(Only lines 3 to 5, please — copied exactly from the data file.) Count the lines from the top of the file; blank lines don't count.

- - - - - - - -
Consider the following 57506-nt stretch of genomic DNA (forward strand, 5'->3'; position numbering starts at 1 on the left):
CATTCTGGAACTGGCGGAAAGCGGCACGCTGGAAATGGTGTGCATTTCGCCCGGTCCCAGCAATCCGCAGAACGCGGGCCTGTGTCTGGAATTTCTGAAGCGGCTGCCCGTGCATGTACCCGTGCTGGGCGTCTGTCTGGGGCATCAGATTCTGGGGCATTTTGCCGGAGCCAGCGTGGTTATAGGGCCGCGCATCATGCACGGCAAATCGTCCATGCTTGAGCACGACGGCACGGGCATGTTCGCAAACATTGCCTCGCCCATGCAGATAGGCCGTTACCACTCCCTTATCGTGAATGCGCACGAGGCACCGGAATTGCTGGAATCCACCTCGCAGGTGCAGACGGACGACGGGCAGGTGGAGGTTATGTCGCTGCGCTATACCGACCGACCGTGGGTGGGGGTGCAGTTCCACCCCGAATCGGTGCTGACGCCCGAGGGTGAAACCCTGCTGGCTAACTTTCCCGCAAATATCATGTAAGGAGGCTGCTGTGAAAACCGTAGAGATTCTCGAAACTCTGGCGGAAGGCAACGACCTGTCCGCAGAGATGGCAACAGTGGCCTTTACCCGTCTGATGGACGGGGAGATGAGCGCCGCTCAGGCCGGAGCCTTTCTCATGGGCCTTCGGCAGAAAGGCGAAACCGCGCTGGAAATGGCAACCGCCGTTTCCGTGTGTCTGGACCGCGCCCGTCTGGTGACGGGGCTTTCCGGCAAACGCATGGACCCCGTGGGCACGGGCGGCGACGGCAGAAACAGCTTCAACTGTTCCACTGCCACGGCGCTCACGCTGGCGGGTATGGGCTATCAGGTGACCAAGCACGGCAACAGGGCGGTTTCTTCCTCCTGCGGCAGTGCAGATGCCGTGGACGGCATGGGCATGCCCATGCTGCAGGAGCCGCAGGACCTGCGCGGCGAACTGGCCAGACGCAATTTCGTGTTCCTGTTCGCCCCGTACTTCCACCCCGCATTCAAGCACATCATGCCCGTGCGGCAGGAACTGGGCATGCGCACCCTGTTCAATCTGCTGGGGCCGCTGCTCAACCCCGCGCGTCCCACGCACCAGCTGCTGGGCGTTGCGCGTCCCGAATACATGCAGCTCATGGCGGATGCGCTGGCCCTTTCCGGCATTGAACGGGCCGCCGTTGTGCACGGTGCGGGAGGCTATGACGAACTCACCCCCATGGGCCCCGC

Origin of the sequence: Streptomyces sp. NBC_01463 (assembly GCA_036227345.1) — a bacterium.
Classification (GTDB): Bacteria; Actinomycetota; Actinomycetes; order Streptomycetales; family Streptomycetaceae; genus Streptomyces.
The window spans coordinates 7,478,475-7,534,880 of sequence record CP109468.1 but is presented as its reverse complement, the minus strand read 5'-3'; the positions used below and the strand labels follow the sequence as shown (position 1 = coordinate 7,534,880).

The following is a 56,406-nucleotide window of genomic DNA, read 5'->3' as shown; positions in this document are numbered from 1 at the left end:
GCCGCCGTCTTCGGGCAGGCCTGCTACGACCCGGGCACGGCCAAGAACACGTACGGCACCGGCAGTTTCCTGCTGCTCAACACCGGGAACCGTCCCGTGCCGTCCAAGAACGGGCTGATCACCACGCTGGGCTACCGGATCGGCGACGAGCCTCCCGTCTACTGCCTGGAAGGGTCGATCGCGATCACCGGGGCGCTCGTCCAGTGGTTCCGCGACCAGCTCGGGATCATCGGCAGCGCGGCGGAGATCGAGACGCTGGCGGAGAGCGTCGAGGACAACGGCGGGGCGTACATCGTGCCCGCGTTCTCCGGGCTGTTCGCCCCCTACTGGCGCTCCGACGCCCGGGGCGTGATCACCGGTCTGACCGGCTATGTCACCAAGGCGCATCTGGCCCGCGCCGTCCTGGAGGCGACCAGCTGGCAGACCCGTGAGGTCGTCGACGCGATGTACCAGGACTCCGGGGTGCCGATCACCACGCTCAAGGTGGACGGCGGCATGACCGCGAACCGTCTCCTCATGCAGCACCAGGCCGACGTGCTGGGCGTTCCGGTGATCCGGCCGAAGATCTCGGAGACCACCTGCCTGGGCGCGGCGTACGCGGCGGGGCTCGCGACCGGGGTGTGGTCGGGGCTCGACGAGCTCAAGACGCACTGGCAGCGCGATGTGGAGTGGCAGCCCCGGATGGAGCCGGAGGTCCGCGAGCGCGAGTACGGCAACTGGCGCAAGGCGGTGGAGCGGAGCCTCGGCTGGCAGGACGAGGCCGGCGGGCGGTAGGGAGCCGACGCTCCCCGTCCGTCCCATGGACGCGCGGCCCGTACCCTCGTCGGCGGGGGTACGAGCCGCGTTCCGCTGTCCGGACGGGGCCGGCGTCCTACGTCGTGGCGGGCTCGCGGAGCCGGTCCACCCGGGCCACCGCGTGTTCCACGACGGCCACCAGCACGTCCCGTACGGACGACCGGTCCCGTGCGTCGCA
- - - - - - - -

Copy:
Origin of the sequence: Streptomyces sp. NBC_01463 (assembly GCA_036227345.1) — a bacterium.
Classification (GTDB): Bacteria; Actinomycetota; Actinomycetes; order Streptomycetales; family Streptomycetaceae; genus Streptomyces.
The window spans coordinates 7,478,475-7,534,880 of sequence record CP109468.1 but is presented as its reverse complement, the minus strand read 5'-3'; the positions used below and the strand labels follow the sequence as shown (position 1 = coordinate 7,534,880).